Why Canadians Should Be Demanding Answers About Secret Surveillance Programs

Privacy and surveillance have taken centre stage this week with the revelations that U.S. agencies have been engaged in massive, secret surveillance programs that include years of capturing the meta-data from every cellphone call on the Verizon network (the meta-data includes the number called and the length of the call) as well as gathering information from the largest Internet companies in the world including Google, Facebook, Microsoft, and Apple in a program called PRISM. This lengthy post provides some background on the U.S. programs, but focuses primarily on the Canadian perspective, arguing that many of the same powers exist under Canadian law and that it is likely that Canadians have been caught up by these surveillance activities.

The first revelation came from a story by Glenn Greenwald in the Guardian, in which he reported that the National Security Agency (NSA) is collecting phone records from millions of Verizon customers each day. U.S. authorities have sought to downplay the significance of the “meta data” from the phone calls, but many experts note that meta data can be more revealing than the content of the call itself. The cell phone meta data collection appears to be authorized through provisions from the USA Patriot Act, which permits a Foreign Intelligence Surveillance Act (FISA) court to order a business to produce certain documents. As Margot Kaminski explains, there are few safeguards over these programs.

The second revelation involved a program called PRISM, which apparently allows intelligence services preferential access to content and communications activities from companies such as Google, Facebook, Microsoft, Yahoo, and Apple (notably Twitter is not included in the list and the NY Times reports that they have declined to make surveillance easier for the government). The special access can be used obtain audio and video chats, photographs, e-mails, documents, and connection logs. Google has denied joining any program that provides direct access to its servers (as has Facebook), but the NY Times maintains there is active cooperation from these companies. Jennifer Granick notes that the legal authority for such a program likely comes from the Foreign Intelligence Surveillance Act (FISA) and the FISA Amendments Act (FAA). While there have been efforts to claim that this initiative only targets non-U.S. communication, the law permits monitoring provided only one participant is outside the U.S.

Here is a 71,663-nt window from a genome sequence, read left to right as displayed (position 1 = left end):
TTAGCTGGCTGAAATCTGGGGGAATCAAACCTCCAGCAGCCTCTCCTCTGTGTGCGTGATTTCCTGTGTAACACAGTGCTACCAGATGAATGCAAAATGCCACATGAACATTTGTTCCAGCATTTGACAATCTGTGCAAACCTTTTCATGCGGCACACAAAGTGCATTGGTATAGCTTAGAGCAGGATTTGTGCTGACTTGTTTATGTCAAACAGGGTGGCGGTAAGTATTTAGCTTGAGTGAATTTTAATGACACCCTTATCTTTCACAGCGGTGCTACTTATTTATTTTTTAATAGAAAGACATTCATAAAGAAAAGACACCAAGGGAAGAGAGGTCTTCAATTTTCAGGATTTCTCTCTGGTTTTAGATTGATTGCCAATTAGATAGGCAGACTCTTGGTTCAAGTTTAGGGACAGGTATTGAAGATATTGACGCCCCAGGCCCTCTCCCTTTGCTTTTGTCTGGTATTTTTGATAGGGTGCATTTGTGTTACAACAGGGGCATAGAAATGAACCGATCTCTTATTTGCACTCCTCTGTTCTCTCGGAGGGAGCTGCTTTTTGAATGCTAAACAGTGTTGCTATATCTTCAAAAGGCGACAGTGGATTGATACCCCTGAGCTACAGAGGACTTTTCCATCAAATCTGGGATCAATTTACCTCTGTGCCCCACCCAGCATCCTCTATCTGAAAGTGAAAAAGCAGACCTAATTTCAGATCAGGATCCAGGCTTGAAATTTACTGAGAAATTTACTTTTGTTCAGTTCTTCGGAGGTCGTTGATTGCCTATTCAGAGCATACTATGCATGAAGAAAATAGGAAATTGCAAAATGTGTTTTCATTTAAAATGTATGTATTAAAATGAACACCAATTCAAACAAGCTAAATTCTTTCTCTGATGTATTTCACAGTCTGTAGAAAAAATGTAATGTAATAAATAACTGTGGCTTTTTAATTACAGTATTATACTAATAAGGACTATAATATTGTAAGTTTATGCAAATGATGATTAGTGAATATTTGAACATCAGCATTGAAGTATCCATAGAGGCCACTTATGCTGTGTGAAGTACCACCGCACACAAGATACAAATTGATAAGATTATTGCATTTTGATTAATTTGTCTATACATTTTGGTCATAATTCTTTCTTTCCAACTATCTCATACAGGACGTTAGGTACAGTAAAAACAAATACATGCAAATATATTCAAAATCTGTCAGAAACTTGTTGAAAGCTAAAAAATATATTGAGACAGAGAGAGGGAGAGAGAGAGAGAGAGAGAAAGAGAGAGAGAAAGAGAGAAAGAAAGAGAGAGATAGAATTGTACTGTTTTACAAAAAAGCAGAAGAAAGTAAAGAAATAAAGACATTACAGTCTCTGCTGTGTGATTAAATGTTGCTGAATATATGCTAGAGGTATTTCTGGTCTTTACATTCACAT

The two surveillance programs have sparked widespread outrage, but as Bruce Schneier points out, these programs are just a fraction of the surveillance programs currently deployed by U.S. agencies. Moreover, the U.S. Congress seems unlikely to curtail the programs (the NSA is building a $2 billion data storage centre in Utah to better meet its needs).

These surveillance revelations obviously raise huge issues in the United States, but they should similarly elicit concern in Canada (Ron Deibert shares that view here, Privacy Commissioner Jennifer Stoddart is said to be on alert). As Ivor Tossel states, “Canadians can in no way pretend to be above this.” Indeed, during some of the private discussions on lawful access, I was struck by the differing priorities of the various law enforcement and security branches. Local police forces were anxious for mandatory warrantless disclosure of subscriber data, but intelligence and security services seemed far less interested in those legislative powers, focusing instead on surveillance technologies. In hindsight, the reason seems obvious – they may already have access to the subscriber information without the need for lawful access legislation.

Canadian authorities wield many of the same powers used to justify the Verizon phone call meta-data surveillance program. For example, CSIS has some of the same powers as those found in the USA Patriot Act, including Section 215 applications. As Milana Homsi and I argued in a 2005 article:

Canada has similar disclosure provisions as those found in the USA Patriot Act. For example, s. 21 of the Canadian Security Intelligence Act provides for a warrant that permits almost any type of communication interception, surveillance or disclosure of records for purpose of national security. To obtain such a warrant, the Director of the CSIS or a designate of the Solicitor General is required to file an application with a Federal Court judge. The application must contain an affidavit stating “the facts relied on to justify the belief, on reasonable grounds, that a warrant… is required”. The application must also outline why other investigative techniques are inappropriate. The warrant will typically last 60 days and is renewable on application. Section 21 orders could presumably also be applied to U.S. companies operating in Canada.

The section 21 warrant is arguably similar to a section 215 application made to the FISA Court. Both do not require probable cause and both can be used to obtain any type of records or any other tangible thing. Moreover, the target of both warrants need not be the target of the national security investigation.

Not only can CSIS rely on these provisions to obtain secret warrants compelling disclosure, but there is considerable information sharing that takes place between government agencies without the consent of the person to whom the information relates. In its 2011 annual report, CSIS reported on hundreds of information sharing arrangements with foreign agencies: